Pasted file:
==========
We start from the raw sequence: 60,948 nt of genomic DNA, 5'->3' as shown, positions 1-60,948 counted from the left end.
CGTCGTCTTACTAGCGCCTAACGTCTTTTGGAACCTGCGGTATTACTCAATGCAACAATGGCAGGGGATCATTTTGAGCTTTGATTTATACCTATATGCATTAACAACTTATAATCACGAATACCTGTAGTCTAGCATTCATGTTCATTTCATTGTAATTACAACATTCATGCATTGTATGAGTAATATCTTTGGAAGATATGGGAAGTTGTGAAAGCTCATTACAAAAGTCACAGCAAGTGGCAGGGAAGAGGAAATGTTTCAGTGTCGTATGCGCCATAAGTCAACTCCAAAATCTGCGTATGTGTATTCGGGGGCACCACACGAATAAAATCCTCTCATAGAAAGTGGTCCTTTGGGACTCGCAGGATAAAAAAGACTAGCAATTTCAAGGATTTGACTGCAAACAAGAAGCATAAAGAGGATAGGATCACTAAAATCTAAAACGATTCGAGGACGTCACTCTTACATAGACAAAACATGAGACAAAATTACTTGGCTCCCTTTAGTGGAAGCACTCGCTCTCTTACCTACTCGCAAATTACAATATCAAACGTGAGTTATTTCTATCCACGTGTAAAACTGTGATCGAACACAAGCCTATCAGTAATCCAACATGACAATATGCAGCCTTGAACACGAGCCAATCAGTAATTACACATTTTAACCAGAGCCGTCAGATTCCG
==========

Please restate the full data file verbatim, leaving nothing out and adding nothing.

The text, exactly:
We start from the raw sequence: 60,948 nt of genomic DNA, 5'->3' as shown, positions 1-60,948 counted from the left end.
CGTCGTCTTACTAGCGCCTAACGTCTTTTGGAACCTGCGGTATTACTCAATGCAACAATGGCAGGGGATCATTTTGAGCTTTGATTTATACCTATATGCATTAACAACTTATAATCACGAATACCTGTAGTCTAGCATTCATGTTCATTTCATTGTAATTACAACATTCATGCATTGTATGAGTAATATCTTTGGAAGATATGGGAAGTTGTGAAAGCTCATTACAAAAGTCACAGCAAGTGGCAGGGAAGAGGAAATGTTTCAGTGTCGTATGCGCCATAAGTCAACTCCAAAATCTGCGTATGTGTATTCGGGGGCACCACACGAATAAAATCCTCTCATAGAAAGTGGTCCTTTGGGACTCGCAGGATAAAAAAGACTAGCAATTTCAAGGATTTGACTGCAAACAAGAAGCATAAAGAGGATAGGATCACTAAAATCTAAAACGATTCGAGGACGTCACTCTTACATAGACAAAACATGAGACAAAATTACTTGGCTCCCTTTAGTGGAAGCACTCGCTCTCTTACCTACTCGCAAATTACAATATCAAACGTGAGTTATTTCTATCCACGTGTAAAACTGTGATCGAACACAAGCCTATCAGTAATCCAACATGACAATATGCAGCCTTGAACACGAGCCAATCAGTAATTACACATTTTAACCAGAGCCGTCAGATTCCG